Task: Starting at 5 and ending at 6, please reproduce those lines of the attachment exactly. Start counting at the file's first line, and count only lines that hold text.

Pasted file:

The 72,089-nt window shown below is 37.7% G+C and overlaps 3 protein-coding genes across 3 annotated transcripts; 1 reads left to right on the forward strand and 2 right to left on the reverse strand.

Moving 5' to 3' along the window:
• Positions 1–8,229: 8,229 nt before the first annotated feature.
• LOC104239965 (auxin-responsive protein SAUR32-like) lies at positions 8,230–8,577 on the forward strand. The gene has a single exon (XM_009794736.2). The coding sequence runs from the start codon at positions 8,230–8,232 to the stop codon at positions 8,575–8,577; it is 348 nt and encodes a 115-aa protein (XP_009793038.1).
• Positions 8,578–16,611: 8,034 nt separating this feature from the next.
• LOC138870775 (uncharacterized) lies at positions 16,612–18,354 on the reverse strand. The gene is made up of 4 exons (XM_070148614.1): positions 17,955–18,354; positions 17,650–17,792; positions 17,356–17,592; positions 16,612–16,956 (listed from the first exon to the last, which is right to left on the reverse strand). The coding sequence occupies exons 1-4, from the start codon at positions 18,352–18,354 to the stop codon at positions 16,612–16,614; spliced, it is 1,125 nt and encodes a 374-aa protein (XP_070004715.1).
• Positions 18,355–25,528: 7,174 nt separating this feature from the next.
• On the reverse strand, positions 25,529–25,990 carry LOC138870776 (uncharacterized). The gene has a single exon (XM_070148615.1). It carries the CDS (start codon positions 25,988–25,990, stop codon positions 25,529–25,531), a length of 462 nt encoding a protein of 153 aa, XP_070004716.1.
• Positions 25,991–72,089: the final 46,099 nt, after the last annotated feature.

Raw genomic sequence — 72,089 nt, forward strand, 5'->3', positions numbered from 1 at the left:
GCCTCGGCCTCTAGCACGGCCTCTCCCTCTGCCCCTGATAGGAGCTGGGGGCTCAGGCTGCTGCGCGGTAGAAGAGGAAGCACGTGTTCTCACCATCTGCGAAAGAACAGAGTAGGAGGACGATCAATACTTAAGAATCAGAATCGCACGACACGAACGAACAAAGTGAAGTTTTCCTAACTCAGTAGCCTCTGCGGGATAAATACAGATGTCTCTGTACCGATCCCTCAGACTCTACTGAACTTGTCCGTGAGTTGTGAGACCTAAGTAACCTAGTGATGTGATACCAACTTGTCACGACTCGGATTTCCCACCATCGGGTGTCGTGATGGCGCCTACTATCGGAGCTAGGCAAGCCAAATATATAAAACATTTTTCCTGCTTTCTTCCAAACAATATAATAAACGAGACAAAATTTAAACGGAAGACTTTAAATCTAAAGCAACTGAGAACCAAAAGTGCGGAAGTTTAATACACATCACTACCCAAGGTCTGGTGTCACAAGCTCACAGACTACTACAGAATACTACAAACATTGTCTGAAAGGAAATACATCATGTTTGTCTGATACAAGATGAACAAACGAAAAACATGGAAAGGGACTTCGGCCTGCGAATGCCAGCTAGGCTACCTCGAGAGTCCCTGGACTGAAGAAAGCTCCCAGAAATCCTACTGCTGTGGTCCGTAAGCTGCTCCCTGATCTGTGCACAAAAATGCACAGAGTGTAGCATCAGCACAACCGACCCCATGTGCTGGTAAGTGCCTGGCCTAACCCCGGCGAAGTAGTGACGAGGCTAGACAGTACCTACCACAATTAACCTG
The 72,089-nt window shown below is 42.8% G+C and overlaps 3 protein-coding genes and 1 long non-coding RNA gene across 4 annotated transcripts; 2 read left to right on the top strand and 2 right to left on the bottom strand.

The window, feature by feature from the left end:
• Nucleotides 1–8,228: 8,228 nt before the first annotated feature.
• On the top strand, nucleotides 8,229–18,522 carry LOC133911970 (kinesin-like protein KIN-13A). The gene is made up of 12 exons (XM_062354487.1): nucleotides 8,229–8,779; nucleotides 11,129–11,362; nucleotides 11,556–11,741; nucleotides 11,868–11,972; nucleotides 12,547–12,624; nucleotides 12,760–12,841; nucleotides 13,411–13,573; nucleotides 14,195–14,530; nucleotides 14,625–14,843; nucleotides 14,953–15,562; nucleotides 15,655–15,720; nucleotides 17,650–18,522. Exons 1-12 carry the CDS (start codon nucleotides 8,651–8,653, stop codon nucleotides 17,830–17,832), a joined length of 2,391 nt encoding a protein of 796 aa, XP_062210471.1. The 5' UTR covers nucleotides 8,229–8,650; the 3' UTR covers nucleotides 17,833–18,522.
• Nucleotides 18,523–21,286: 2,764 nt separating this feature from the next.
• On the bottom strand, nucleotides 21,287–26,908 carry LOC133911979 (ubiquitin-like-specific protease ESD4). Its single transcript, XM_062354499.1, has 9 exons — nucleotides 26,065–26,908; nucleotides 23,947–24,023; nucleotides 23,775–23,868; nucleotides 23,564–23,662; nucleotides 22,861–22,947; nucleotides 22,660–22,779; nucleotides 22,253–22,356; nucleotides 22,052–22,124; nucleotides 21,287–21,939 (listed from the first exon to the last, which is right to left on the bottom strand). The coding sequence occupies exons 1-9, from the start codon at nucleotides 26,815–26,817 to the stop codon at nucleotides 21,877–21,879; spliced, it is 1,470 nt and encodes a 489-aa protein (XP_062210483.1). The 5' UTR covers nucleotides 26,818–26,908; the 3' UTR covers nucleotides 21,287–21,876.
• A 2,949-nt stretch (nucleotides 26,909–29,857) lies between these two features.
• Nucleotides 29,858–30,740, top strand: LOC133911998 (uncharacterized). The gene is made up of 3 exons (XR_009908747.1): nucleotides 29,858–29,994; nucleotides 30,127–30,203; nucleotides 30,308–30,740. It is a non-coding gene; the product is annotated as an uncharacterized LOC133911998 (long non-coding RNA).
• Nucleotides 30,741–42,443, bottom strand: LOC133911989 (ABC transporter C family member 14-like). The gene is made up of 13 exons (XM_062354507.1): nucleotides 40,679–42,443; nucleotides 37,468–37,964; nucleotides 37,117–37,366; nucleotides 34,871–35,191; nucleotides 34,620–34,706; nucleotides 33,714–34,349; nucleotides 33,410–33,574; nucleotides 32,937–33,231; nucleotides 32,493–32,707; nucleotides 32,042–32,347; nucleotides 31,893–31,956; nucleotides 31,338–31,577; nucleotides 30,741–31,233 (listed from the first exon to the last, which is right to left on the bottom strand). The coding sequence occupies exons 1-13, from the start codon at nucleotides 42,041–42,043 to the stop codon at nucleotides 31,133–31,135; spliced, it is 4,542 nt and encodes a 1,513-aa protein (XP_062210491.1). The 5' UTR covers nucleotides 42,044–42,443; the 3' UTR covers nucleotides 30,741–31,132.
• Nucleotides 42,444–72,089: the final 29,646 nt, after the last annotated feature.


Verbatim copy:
• Positions 8,578–16,611: 8,034 nt separating this feature from the next.
• LOC138870775 (uncharacterized) lies at positions 16,612–18,354 on the reverse strand. The gene is made up of 4 exons (XM_070148614.1): positions 17,955–18,354; positions 17,650–17,792; positions 17,356–17,592; positions 16,612–16,956 (listed from the first exon to the last, which is right to left on the reverse strand). The coding sequence occupies exons 1-4, from the start codon at positions 18,352–18,354 to the stop codon at positions 16,612–16,614; spliced, it is 1,125 nt and encodes a 374-aa protein (XP_070004715.1).